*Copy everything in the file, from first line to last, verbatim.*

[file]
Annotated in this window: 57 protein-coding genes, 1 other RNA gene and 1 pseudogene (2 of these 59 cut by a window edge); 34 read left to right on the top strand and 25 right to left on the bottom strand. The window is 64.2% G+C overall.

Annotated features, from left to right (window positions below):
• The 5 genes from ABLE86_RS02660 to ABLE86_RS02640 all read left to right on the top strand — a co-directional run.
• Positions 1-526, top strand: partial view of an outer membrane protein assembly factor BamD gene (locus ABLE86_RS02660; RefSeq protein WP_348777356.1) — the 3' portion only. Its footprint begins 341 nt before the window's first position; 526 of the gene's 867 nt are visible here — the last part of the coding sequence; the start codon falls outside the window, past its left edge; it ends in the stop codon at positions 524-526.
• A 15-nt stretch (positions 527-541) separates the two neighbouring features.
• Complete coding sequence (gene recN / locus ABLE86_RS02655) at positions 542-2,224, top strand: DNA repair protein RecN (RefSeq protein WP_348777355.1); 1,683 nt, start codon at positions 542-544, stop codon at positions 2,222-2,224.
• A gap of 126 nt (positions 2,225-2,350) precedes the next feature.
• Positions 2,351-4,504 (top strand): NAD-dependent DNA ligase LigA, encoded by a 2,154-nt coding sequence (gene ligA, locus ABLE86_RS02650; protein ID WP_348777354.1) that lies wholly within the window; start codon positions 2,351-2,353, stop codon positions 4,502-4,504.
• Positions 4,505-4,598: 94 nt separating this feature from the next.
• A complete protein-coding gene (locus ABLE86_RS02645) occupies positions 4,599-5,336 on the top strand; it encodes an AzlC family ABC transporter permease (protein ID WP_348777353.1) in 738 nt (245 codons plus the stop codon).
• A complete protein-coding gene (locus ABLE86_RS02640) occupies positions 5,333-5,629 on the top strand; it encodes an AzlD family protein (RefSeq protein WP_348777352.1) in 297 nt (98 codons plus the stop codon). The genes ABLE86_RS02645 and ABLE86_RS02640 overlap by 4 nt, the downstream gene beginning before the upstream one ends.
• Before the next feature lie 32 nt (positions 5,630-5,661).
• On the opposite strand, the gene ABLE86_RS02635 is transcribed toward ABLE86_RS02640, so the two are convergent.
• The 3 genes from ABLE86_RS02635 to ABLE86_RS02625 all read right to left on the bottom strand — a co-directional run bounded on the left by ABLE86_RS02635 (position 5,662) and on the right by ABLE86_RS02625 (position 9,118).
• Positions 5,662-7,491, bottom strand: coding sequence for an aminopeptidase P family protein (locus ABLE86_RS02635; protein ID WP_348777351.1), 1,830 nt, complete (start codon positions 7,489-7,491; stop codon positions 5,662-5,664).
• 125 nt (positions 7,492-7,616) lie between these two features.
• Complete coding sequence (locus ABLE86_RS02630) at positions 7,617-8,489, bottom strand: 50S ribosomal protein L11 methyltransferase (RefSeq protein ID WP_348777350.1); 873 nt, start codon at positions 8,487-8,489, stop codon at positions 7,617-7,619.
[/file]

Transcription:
Annotated in this window: 57 protein-coding genes, 1 other RNA gene and 1 pseudogene (2 of these 59 cut by a window edge); 34 read left to right on the top strand and 25 right to left on the bottom strand. The window is 64.2% G+C overall.

Annotated features, from left to right (window positions below):
• The 5 genes from ABLE86_RS02660 to ABLE86_RS02640 all read left to right on the top strand — a co-directional run.
• Positions 1-526, top strand: partial view of an outer membrane protein assembly factor BamD gene (locus ABLE86_RS02660; RefSeq protein WP_348777356.1) — the 3' portion only. Its footprint begins 341 nt before the window's first position; 526 of the gene's 867 nt are visible here — the last part of the coding sequence; the start codon falls outside the window, past its left edge; it ends in the stop codon at positions 524-526.
• A 15-nt stretch (positions 527-541) separates the two neighbouring features.
• Complete coding sequence (gene recN / locus ABLE86_RS02655) at positions 542-2,224, top strand: DNA repair protein RecN (RefSeq protein WP_348777355.1); 1,683 nt, start codon at positions 542-544, stop codon at positions 2,222-2,224.
• A gap of 126 nt (positions 2,225-2,350) precedes the next feature.
• Positions 2,351-4,504 (top strand): NAD-dependent DNA ligase LigA, encoded by a 2,154-nt coding sequence (gene ligA, locus ABLE86_RS02650; protein ID WP_348777354.1) that lies wholly within the window; start codon positions 2,351-2,353, stop codon positions 4,502-4,504.
• Positions 4,505-4,598: 94 nt separating this feature from the next.
• A complete protein-coding gene (locus ABLE86_RS02645) occupies positions 4,599-5,336 on the top strand; it encodes an AzlC family ABC transporter permease (protein ID WP_348777353.1) in 738 nt (245 codons plus the stop codon).
• A complete protein-coding gene (locus ABLE86_RS02640) occupies positions 5,333-5,629 on the top strand; it encodes an AzlD family protein (RefSeq protein WP_348777352.1) in 297 nt (98 codons plus the stop codon). The genes ABLE86_RS02645 and ABLE86_RS02640 overlap by 4 nt, the downstream gene beginning before the upstream one ends.
• Before the next feature lie 32 nt (positions 5,630-5,661).
• On the opposite strand, the gene ABLE86_RS02635 is transcribed toward ABLE86_RS02640, so the two are convergent.
• The 3 genes from ABLE86_RS02635 to ABLE86_RS02625 all read right to left on the bottom strand — a co-directional run bounded on the left by ABLE86_RS02635 (position 5,662) and on the right by ABLE86_RS02625 (position 9,118).
• Positions 5,662-7,491, bottom strand: coding sequence for an aminopeptidase P family protein (locus ABLE86_RS02635; protein ID WP_348777351.1), 1,830 nt, complete (start codon positions 7,489-7,491; stop codon positions 5,662-5,664).
• 125 nt (positions 7,492-7,616) lie between these two features.
• Complete coding sequence (locus ABLE86_RS02630) at positions 7,617-8,489, bottom strand: 50S ribosomal protein L11 methyltransferase (RefSeq protein ID WP_348777350.1); 873 nt, start codon at positions 8,487-8,489, stop codon at positions 7,617-7,619.